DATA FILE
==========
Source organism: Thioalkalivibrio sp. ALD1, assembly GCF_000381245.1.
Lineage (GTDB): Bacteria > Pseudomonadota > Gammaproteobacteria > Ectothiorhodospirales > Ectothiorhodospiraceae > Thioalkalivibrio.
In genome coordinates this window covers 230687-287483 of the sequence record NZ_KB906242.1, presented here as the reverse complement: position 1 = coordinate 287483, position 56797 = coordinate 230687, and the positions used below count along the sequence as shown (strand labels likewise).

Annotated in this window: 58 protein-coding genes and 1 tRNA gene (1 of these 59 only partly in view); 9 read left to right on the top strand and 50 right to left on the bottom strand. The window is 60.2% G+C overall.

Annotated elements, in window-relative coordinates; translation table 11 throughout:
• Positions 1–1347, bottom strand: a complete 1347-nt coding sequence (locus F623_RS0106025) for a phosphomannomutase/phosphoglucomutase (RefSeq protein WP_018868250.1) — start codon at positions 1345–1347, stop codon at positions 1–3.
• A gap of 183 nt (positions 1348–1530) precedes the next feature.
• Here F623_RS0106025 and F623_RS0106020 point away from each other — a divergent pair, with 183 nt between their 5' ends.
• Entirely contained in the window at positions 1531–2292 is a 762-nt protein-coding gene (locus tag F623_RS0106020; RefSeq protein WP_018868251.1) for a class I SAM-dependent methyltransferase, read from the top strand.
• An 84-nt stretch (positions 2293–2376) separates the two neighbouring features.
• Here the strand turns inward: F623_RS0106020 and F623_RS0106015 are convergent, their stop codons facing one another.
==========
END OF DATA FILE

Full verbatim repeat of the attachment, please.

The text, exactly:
Source organism: Thioalkalivibrio sp. ALD1, assembly GCF_000381245.1.
Lineage (GTDB): Bacteria > Pseudomonadota > Gammaproteobacteria > Ectothiorhodospirales > Ectothiorhodospiraceae > Thioalkalivibrio.
In genome coordinates this window covers 230687-287483 of the sequence record NZ_KB906242.1, presented here as the reverse complement: position 1 = coordinate 287483, position 56797 = coordinate 230687, and the positions used below count along the sequence as shown (strand labels likewise).

Annotated in this window: 58 protein-coding genes and 1 tRNA gene (1 of these 59 only partly in view); 9 read left to right on the top strand and 50 right to left on the bottom strand. The window is 60.2% G+C overall.

Annotated elements, in window-relative coordinates; translation table 11 throughout:
• Positions 1–1347, bottom strand: a complete 1347-nt coding sequence (locus F623_RS0106025) for a phosphomannomutase/phosphoglucomutase (RefSeq protein WP_018868250.1) — start codon at positions 1345–1347, stop codon at positions 1–3.
• A gap of 183 nt (positions 1348–1530) precedes the next feature.
• Here F623_RS0106025 and F623_RS0106020 point away from each other — a divergent pair, with 183 nt between their 5' ends.
• Entirely contained in the window at positions 1531–2292 is a 762-nt protein-coding gene (locus tag F623_RS0106020; RefSeq protein WP_018868251.1) for a class I SAM-dependent methyltransferase, read from the top strand.
• An 84-nt stretch (positions 2293–2376) separates the two neighbouring features.
• Here the strand turns inward: F623_RS0106020 and F623_RS0106015 are convergent, their stop codons facing one another.